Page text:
Senior defence officials testified to a Senate committee last week that the balloon did not collect any intelligence and posed no physical threat to anyone or anything on the ground below.
But the appearance of three other unmanned, unidentified objects above North American airspace less than a week after the balloon incident accelerated a media frenzy about aerial intrusions and raised more questions about what, exactly, is up there, and for how long.
President Biden and White House officials said there is no indication the objects are connected to China’s surveillance fleet.
More likely explanations, according to intelligence analysts and military officials, is that an administration on high alert, with radars picking up more raw data, is now finding research or commercial balloons and other aerial objects that the US has not previously kept tabs on.
And rather than wait to find out, with fears that those objects could be in the way of civilian air traffic, the Biden administration decided to shoot first.
Democratic US Senator Mark Warner, the chair of the Senate Intelligence Committee, told The Independent the US “needs to acknowledge” that “there is not a good reporting system in place” for weather balloons or similar commercial vessels.
“You just don’t have that kind of visibility,” he said on 14 February.
Meanwhile, as Republican lawmakers leverage the balloon incident to attack the administration and its relationship to China, emerging details about the decisions made between US and Chinese officials as the balloon made its way across America reveal some confusion and critical misreadings among the world powers that boiled over into partisan battles and media frenzy.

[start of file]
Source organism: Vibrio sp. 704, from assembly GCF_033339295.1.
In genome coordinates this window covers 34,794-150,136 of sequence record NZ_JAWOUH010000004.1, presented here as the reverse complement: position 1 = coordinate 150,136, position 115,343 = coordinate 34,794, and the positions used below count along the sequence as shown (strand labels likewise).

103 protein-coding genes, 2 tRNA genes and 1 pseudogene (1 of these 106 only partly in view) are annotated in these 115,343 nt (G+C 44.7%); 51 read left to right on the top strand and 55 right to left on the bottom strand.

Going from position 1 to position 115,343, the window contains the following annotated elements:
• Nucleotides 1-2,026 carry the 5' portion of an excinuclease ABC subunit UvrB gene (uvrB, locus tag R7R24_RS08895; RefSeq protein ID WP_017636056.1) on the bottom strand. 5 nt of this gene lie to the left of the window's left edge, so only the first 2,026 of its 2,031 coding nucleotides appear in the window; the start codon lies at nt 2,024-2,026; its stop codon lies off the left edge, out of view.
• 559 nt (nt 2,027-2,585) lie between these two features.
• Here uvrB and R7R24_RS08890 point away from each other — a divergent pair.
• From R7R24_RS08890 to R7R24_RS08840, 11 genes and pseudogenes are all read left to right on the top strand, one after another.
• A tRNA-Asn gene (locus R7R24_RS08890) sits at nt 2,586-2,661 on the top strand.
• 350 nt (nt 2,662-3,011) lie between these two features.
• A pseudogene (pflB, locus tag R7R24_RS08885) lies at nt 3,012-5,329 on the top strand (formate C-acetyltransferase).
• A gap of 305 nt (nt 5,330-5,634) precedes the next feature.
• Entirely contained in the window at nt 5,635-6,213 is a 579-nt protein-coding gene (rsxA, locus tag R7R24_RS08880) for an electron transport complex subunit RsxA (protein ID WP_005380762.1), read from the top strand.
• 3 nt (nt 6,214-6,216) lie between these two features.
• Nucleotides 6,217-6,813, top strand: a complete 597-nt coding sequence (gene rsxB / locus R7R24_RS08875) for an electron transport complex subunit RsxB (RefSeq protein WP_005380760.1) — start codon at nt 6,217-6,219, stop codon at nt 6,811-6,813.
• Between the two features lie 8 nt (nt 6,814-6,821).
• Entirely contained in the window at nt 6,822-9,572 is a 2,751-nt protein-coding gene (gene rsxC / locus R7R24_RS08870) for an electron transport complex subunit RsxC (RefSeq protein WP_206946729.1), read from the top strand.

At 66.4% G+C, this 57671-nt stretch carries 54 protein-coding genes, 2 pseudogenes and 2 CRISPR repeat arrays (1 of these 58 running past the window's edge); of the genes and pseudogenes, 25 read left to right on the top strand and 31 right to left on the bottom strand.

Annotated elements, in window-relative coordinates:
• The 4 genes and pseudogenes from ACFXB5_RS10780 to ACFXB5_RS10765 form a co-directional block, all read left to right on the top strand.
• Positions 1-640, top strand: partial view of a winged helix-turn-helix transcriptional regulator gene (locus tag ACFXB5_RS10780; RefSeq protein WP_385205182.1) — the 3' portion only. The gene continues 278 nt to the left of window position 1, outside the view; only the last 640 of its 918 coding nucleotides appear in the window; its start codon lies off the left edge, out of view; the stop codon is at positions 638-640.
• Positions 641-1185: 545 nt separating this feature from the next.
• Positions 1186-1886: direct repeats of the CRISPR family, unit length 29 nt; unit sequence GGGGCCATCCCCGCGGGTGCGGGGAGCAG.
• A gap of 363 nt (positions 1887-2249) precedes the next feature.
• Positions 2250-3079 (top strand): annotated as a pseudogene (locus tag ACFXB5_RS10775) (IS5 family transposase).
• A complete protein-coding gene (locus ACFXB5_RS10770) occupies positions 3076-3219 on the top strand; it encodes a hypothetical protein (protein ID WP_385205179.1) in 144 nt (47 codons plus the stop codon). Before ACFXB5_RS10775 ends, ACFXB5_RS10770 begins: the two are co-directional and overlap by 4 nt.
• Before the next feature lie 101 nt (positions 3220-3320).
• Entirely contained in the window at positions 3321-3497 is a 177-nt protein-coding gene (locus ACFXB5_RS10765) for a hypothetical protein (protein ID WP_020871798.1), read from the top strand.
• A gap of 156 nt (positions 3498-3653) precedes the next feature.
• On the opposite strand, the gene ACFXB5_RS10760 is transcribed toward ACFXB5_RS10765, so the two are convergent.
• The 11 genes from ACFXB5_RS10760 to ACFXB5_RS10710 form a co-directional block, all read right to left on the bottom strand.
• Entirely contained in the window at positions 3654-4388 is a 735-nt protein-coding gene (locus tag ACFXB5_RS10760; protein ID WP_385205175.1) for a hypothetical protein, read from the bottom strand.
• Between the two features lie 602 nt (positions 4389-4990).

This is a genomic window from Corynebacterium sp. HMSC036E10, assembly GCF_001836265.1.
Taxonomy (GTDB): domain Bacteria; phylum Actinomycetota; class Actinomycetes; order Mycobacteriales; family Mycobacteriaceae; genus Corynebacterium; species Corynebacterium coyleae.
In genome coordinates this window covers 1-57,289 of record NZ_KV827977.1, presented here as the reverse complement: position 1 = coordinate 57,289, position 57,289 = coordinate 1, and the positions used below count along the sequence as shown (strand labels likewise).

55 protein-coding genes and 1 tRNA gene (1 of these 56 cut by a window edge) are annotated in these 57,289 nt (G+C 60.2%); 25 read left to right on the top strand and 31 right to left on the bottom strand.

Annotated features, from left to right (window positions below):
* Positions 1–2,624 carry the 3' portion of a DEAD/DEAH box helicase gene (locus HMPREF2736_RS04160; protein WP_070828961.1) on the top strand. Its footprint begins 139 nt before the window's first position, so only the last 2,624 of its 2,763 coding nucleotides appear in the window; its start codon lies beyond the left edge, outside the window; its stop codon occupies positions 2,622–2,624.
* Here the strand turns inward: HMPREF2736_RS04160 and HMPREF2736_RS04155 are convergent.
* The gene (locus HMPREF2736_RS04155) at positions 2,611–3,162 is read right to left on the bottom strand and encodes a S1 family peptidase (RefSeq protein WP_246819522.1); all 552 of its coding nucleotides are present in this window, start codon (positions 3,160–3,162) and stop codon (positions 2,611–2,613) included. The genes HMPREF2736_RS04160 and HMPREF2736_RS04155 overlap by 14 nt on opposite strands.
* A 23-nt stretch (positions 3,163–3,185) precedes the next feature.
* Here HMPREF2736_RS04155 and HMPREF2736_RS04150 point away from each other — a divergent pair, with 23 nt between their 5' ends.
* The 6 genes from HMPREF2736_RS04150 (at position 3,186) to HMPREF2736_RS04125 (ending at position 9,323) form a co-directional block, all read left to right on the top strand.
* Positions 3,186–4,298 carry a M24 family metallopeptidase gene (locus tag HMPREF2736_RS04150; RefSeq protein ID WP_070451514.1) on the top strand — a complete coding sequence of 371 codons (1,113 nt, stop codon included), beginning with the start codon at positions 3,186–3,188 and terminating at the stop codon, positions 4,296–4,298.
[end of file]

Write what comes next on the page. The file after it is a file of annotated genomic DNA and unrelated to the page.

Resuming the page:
The balloon’s apparent surprise drift across the US reportedly sparked confusion among Chinese agencies and diplomats, who reportedly scrambled to assemble a cover story to describe the balloon as a civilian aircraft that had drifted off course. US analysts are examining the possibility that China didn’t intend to enter the US mainland at all, but once it did, may have taken advantage of the opportunity.
The top Democrat on the House Armed Services Committee told USA Today that global surveillance efforts between world powers are nothing new.
“It’s not like they’re learning some deep dark secret that makes us extra vulnerable here,” Democratic US Rep Adam Smith said. “We definitely want to stop them from doing it, as we want to try and stop all efforts of surveillance on the US by China or anybody else for that matter. But, no, I don’t think it’s something that the American public needs to worry a great deal about.”
President Biden said the three objects’ discovery was largely due to changes under his administration to “closely scrutinise” North American airspace, “including enhancing our radar to pick up more slow-moving objects.”
In his first speech on the subject on 16 February, the president said there is “no evidence of a sudden increase” in unidentified objects.
“We’re now just seeing more of them partially because of steps we’ve taken to [broaden] radars,” he said.
Radars monitoring North American airspace now are combing through objects that might have otherwise been filtered out, which could include much smaller unmanned objects like civilian research aircrafts.
Those radar enhancements “may at least partly explain the increase in objects that we’ve detected over the past week,” Assistant Secretary of Defense for Homeland Defense and Hemispheric Affairs Melissa Dalton told reporters in a briefing on 12 February.